Alcohol use in the gay community
- Published: 17 January 2010
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The “pink ghettos” in
For instance, homosexual acts are illegal in
Alcohol is, of course, a drug and drugs come with huge problems. However, alcohol - unlike tobacco, narcotics or amphetamines – is generally considered socially acceptable as long as consumers don’t overdo it. The Australian Government is campaigning against binge drinking and not alcohol consumption.
Fewer than 10 countries in the world ban alcohol outright and some countries have no age restrictions regarding their consumption. In contrast, 21 countries retain the death penalty for offenses related to narcotics and others have lengthy jail sentences for trafficking or using such drugs.
Clearly alcohol has a privileged place in today’s world compared with other drugs. According to Australian Bureau of Statistics data, 59 percent of Australians drank alcohol in the week prior to the survey.
In the US, the National Institute on Alcohol Abuse and Alcoholism found 62 percent of the population consumed alcohol in 2008. It’s a fair assumption that the number of alcohol consumers was much higher in these countries on Christmas Day and New Year’s Eve.
So, if you’re a queer living in a country where alcohol is an everyday part of life, the chances are you’ll be a drinker. Alcohol is part of the Australian or English or Irish or [insert nationality here] way of life. In the queer subculture, drinking is an all-encompassing way of life. It’s what we do and who we are.
The Do It Now Foundation, a
The problem begins when alcohol use becomes a prerequisite to cope with life’s challenges. Alcoholism is easy to slip into once the impulse to drink becomes a response to every rock on the road of life. The American Journal of Rehabilitation refers to a number of studies on alcohol problems in the gay community:
“Alcoholism is the one disability that affects gay people at a much higher rate than heterosexuals. Kus (1990) stated that between 20% and 33% of the gay and lesbian population has an identified drinking problem. Other researchers believe that between 18% and 38% of gay men and 27% to 35% of lesbians are either alcohol abusers or alcoholics (Doweiko, 1993; Finnegan & McNally, 1987; Hellman, Stanton, Lee, Tytun, & Vachon, 1989; Lewis, Saghir, & Robins, 1982). This percentage exceeds the general population at large which has an estimated alcoholism rate of between 10% to 12% (Gosselin & Nice, 1987; Hollerman & Novak, 1989)”
Research by the Australian Drug Foundation in 2000 found that over half the respondents believed the queer community had a major problem with alcohol. No doubt much of that belief is derived from personal experience. A quick Google search shows numerous gay Alcoholics Anonymous meetings in Australia, Canada the US and elsewhere. Not only do we queers have a problem with alcohol – we know we have a problem.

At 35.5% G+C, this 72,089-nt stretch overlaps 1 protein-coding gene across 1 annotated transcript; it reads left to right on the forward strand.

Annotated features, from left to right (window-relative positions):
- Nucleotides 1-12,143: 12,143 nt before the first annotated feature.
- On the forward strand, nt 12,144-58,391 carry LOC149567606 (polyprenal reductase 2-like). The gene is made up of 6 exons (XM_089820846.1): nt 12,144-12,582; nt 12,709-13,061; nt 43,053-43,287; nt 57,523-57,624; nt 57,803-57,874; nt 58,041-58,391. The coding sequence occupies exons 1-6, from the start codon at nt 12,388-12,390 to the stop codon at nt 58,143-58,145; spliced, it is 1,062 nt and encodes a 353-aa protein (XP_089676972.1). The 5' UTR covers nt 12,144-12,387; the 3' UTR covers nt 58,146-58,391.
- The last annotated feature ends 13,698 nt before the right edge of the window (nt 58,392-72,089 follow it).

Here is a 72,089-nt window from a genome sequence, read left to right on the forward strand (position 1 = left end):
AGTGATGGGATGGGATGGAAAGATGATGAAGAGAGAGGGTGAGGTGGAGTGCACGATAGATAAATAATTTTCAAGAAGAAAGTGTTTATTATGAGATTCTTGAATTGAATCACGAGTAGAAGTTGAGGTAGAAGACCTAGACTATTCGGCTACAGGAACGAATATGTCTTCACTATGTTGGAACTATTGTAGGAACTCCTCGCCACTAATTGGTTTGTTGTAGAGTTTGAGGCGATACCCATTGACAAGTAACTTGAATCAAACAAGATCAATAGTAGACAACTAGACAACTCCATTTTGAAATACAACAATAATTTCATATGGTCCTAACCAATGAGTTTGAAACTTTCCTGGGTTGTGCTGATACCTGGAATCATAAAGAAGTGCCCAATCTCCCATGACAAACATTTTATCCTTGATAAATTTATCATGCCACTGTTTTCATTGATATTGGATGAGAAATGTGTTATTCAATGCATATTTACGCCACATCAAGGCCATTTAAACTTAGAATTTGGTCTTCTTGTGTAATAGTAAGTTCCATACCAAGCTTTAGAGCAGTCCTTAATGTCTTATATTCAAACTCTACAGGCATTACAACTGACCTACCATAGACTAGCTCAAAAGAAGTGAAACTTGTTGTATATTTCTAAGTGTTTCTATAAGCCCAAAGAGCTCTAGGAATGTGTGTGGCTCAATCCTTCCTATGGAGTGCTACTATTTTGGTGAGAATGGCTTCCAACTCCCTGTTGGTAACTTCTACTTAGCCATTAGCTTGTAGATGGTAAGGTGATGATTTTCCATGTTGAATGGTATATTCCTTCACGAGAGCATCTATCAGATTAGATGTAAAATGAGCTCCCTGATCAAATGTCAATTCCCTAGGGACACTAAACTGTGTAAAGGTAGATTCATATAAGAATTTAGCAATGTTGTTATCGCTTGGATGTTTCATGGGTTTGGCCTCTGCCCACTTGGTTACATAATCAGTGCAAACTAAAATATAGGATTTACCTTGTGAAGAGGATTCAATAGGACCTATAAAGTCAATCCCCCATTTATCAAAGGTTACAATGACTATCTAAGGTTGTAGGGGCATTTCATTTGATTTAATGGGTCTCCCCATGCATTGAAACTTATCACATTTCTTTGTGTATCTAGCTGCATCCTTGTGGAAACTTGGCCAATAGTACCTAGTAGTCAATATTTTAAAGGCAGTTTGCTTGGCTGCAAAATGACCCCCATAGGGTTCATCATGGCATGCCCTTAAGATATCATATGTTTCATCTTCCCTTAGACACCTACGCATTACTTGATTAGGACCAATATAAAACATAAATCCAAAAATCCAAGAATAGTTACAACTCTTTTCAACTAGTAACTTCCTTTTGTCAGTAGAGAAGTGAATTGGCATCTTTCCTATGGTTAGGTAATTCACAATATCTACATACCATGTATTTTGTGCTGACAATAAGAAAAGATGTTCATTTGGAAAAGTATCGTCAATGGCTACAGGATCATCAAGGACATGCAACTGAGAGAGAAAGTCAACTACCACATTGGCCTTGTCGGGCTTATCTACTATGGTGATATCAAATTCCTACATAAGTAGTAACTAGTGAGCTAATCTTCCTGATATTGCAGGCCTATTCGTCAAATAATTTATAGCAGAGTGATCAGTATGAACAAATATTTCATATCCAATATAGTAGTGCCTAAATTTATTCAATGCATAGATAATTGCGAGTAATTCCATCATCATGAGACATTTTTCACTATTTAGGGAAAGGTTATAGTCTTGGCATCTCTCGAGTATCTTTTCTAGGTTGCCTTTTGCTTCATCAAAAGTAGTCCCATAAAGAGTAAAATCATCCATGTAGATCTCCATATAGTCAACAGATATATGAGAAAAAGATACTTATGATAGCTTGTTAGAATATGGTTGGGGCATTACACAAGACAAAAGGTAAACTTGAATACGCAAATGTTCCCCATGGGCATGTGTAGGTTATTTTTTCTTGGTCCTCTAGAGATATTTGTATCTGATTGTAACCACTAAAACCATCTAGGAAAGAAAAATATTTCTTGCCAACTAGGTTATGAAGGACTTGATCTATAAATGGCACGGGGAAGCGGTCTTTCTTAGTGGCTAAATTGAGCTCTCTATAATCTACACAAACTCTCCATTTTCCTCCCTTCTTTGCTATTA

Alcohol destroys the lives of many in the queer community in various ways. Job losses, shattered relationships, drink driving charges and alcohol-related brain damage are just a few of the consequences of addictive drinking. Of course, these consequences are not confined by gender or sexual identity.
Particularly dangerous for queer revellers is the possibility of being assaulted or murdered because you are gay or transsexual (or assumed to be so). Homophobes become more violent as intoxication removes their inhibitions. Drunkeness makes us unaware of possible danger and slow to react. A lose-lose situation for queers if there ever was one.
How is it possible then to combat the alcohol problem in the queer community? There is no single answer and the tactics used in the general community can also benefit queer people. Restricted licensing hours, taxes on alcohol, enforcement of drink-driving laws, rehabilitation services and community education all play a role. A 2008 article in the on-line Drug and Alcohol Addiction Recovery Magazine describes the nub of the problem by, once again, pointing to the centrality of the bars and clubs in queer culture:
“Changing the relationship of gays to drugs and alcohol won’t be easy. Bars and clubs are among the most common places for gay people, particularly gay men, to meet one another. And for many gays, drugs and alcohol have become medications that allow them to be themselves, enabling them to shed culturally induced inhibitions and shame that can stand in the way of a fulfilling sexual life”.
It may be that the queer community’s relationship to alcohol is already changing. On-line forums now provide an alternative to the bars and clubs as meeting places. Greater acceptance of homosexuality eases the pressure on those who would drink in response to an anti-queer society.
Nonetheless, if we believe alcohol allows us “to be ourselves” then we have a serious problem with our core identity. To survive as queers and function as human beings, we need to move alcohol from the core to the periphery of what it means to be ourselves. The alternative is to accept drug dependence with all its consequences. The choice is ours.
David Skidmore is an Australian gay community activist and a member of the NSW Gay and Lesbian Rights Lobby. Professionally, he works for a lobby group for people with disabilities and has previously worked as an advocate for pensioners, older people, tenants and the homeless. He is particularly concerned about substance abuse in the gay community. The opinions in this article are his own.